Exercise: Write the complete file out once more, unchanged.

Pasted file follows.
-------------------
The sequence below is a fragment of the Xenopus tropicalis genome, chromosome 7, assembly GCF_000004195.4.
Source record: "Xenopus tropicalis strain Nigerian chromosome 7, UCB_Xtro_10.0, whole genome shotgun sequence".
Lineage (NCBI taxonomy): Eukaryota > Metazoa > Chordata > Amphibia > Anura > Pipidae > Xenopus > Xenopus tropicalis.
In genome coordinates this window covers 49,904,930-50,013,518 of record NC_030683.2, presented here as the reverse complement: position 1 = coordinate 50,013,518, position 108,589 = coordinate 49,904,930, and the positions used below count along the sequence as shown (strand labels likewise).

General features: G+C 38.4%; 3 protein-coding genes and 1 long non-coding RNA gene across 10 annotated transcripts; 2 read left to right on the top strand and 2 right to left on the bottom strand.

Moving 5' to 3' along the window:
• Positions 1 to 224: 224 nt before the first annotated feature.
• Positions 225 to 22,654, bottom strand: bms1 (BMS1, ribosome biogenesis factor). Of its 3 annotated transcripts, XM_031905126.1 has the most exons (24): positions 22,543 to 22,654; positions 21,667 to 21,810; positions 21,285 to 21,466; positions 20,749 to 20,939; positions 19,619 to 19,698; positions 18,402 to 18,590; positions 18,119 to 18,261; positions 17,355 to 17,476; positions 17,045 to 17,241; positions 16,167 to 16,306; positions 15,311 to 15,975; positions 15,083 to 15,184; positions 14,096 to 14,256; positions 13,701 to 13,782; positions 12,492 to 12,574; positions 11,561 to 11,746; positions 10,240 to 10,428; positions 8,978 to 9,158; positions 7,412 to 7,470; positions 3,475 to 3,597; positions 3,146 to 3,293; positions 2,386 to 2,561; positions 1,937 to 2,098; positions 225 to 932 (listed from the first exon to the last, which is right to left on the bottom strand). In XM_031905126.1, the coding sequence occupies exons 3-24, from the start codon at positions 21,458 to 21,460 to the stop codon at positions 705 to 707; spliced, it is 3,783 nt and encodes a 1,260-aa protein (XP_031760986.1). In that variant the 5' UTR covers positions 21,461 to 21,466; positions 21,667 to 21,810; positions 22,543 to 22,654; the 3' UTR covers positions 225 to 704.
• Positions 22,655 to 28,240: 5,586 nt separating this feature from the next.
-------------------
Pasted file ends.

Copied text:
The sequence below is a fragment of the Xenopus tropicalis genome, chromosome 7, assembly GCF_000004195.4.
Source record: "Xenopus tropicalis strain Nigerian chromosome 7, UCB_Xtro_10.0, whole genome shotgun sequence".
Lineage (NCBI taxonomy): Eukaryota > Metazoa > Chordata > Amphibia > Anura > Pipidae > Xenopus > Xenopus tropicalis.
In genome coordinates this window covers 49,904,930-50,013,518 of record NC_030683.2, presented here as the reverse complement: position 1 = coordinate 50,013,518, position 108,589 = coordinate 49,904,930, and the positions used below count along the sequence as shown (strand labels likewise).

General features: G+C 38.4%; 3 protein-coding genes and 1 long non-coding RNA gene across 10 annotated transcripts; 2 read left to right on the top strand and 2 right to left on the bottom strand.

Moving 5' to 3' along the window:
• Positions 1 to 224: 224 nt before the first annotated feature.
• Positions 225 to 22,654, bottom strand: bms1 (BMS1, ribosome biogenesis factor). Of its 3 annotated transcripts, XM_031905126.1 has the most exons (24): positions 22,543 to 22,654; positions 21,667 to 21,810; positions 21,285 to 21,466; positions 20,749 to 20,939; positions 19,619 to 19,698; positions 18,402 to 18,590; positions 18,119 to 18,261; positions 17,355 to 17,476; positions 17,045 to 17,241; positions 16,167 to 16,306; positions 15,311 to 15,975; positions 15,083 to 15,184; positions 14,096 to 14,256; positions 13,701 to 13,782; positions 12,492 to 12,574; positions 11,561 to 11,746; positions 10,240 to 10,428; positions 8,978 to 9,158; positions 7,412 to 7,470; positions 3,475 to 3,597; positions 3,146 to 3,293; positions 2,386 to 2,561; positions 1,937 to 2,098; positions 225 to 932 (listed from the first exon to the last, which is right to left on the bottom strand). In XM_031905126.1, the coding sequence occupies exons 3-24, from the start codon at positions 21,458 to 21,460 to the stop codon at positions 705 to 707; spliced, it is 3,783 nt and encodes a 1,260-aa protein (XP_031760986.1). In that variant the 5' UTR covers positions 21,461 to 21,466; positions 21,667 to 21,810; positions 22,543 to 22,654; the 3' UTR covers positions 225 to 704.
• Positions 22,655 to 28,240: 5,586 nt separating this feature from the next.